These are wildflowers that are in bloom in the Pine River area right now, so head out on a hike and enjoy nature's scenery!
Harebell (Campanula rotundifolia) - a native perennial in the Bellflower family, also known as bluebell. The droop to this bell-shaped purple flower helps to protect the pollen from dew and rain. In the Pacific Northwest, the Haida Indians believed that picking this flower caused it to rain, which is why they are called "blue rain flowers" in that region. It is a circumpolar plant that grows at relatively high latitudes. In Europe, the leaves are sometimes eaten raw in salads and are thought to have minor medicinal qualities.
Pearly Everlasting (Anaphalis margaritacea) - a native perennial in the Aster family. This plant is the only one of its species in of North America. Identifiable by a large round cluster of many individual white flowers and long, narrow leaves that are densely hairy underneath, causing them to look white. This plant was used by Native Americans for many medicinal purposes, including boiling in tea or a steam bath for rheumatism, smoking to treat colds and making poultices for treatment of sores.
Goatsbeard (Tragopogon dubius) - a nonnative biennial in the Aster family. Originally from Europe, this large, yellow, dandelion-like flower turns its flower head to face the sun, but the flower closes by noon (as shown above). It has a long tap root that can be used as a coffee substitute. When it seeds, it looks like a giant dandelion head, which are sometimes referred to "blow balls".
Butter & Eggs (Linaria vulgaris) - an invasive perennial in the Snapdragon family, also known as toadflax. Originally from Europe and now a garden escapee. The name comes from the two-tone pea-like flowers; the darker orange part, which looks like an egg yolk, and the lighter yellow part around it, which is the butter. The orange part is actually a "honey guide", a target to guide insects into the long spur of the flower (where the nectar is located).
Wild Sarsaparilla (Aralia nudicaulis) - a native perennial in the Ginseng family. Identifiable by its three distinct round clusters of small, white flowers and clusters of round purple/black berries on a leafless stalk. The roots are very aromatic and have been used as a substitute for true sarsaparilla in root beer. The berries are often eaten by wildlife and while they are apparently not toxic to humans, they are said to be not worth the effort.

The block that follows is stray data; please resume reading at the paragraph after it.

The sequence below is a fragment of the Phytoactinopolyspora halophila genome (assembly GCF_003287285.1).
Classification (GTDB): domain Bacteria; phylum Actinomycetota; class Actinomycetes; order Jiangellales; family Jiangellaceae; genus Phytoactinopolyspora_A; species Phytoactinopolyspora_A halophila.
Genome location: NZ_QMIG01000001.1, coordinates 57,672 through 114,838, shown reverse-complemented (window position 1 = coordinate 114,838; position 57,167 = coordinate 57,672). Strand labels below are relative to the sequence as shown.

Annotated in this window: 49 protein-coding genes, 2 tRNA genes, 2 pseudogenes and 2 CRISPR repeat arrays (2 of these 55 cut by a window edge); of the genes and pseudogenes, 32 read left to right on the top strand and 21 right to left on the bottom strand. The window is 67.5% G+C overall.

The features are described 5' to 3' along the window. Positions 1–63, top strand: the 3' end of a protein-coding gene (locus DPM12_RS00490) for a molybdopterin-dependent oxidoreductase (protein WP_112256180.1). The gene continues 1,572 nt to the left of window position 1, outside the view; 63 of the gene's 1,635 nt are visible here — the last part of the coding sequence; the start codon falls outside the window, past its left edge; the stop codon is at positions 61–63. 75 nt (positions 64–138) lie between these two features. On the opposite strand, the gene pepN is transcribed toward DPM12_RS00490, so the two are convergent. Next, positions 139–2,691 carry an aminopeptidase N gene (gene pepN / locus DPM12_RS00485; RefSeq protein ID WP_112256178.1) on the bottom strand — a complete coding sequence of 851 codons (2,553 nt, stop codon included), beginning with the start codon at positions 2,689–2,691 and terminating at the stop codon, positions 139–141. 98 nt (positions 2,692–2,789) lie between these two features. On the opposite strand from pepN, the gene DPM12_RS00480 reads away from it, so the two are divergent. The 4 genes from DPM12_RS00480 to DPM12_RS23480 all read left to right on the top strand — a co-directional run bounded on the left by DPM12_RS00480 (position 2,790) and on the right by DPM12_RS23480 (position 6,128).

White Campion (Silene latifolia) - a nonnative annual in the Pink (or Carnation) family. The bright white petals of this flower come out during the night to attract night-flying insects, like moths, to pollinate. During the day, the white petals retract back into the flower's sticky calyx, or "bladder", which is where the nickname bladder campion comes from.
Bull Thistle (Cirsium vulgare) - a nonnative biennial in the Aster family. In the first year this plant is a rosette of low to the ground, spiky leaves. In the second year, it sends up a tall, spiky flower stalk, with spiky narrow leaves ending in a sharp spine, and has large, reddish purple flower heads sitting on a spiky green base. Lots of spikes - beware! The seeds are a favorite food of the American Goldfinch, which also uses the parachute-like, soft, thistledown to line their nests. This is why the Goldfinch often nests later than other summer birds.
Rabbit Foot's Clover (Trifolium pretense) - a nonnative annual of the Pea family. Identifiable by its dense, cylindrical, fuzzy flower heads ranging from pale pink to white, this species can be found in large numbers along roadsides. This plant helps out by fixing nitrogen into the soil, as do many other members of its family.
Ox-eyed Daisy (Chrysanthemum leucanthemum) - a nonnative perennial in the Aster family. This plant originated in Europe but has become quite common here, often seen along roadsides. This plant contains pyrethrum, which is a chemical used in organic pesticides because it repels insects. Also in this photo is one Black-eyed Susan (Rudbeckia hirta) - a native member of the Aster family. Historically, this plant had many medicinal uses. The Ojibwe people used the roots to make a poultice to treat snake bites and steeped them to cure colds or worms in children.
So get outside & find some of Minnesota's beautiful wildflowers. While you're out there, don't forget to also enjoy some of Minnesota's delicious wild berries, like these blueberries & raspberries! (But only if you are sure of your identification as something edible - berries can be dangerous!)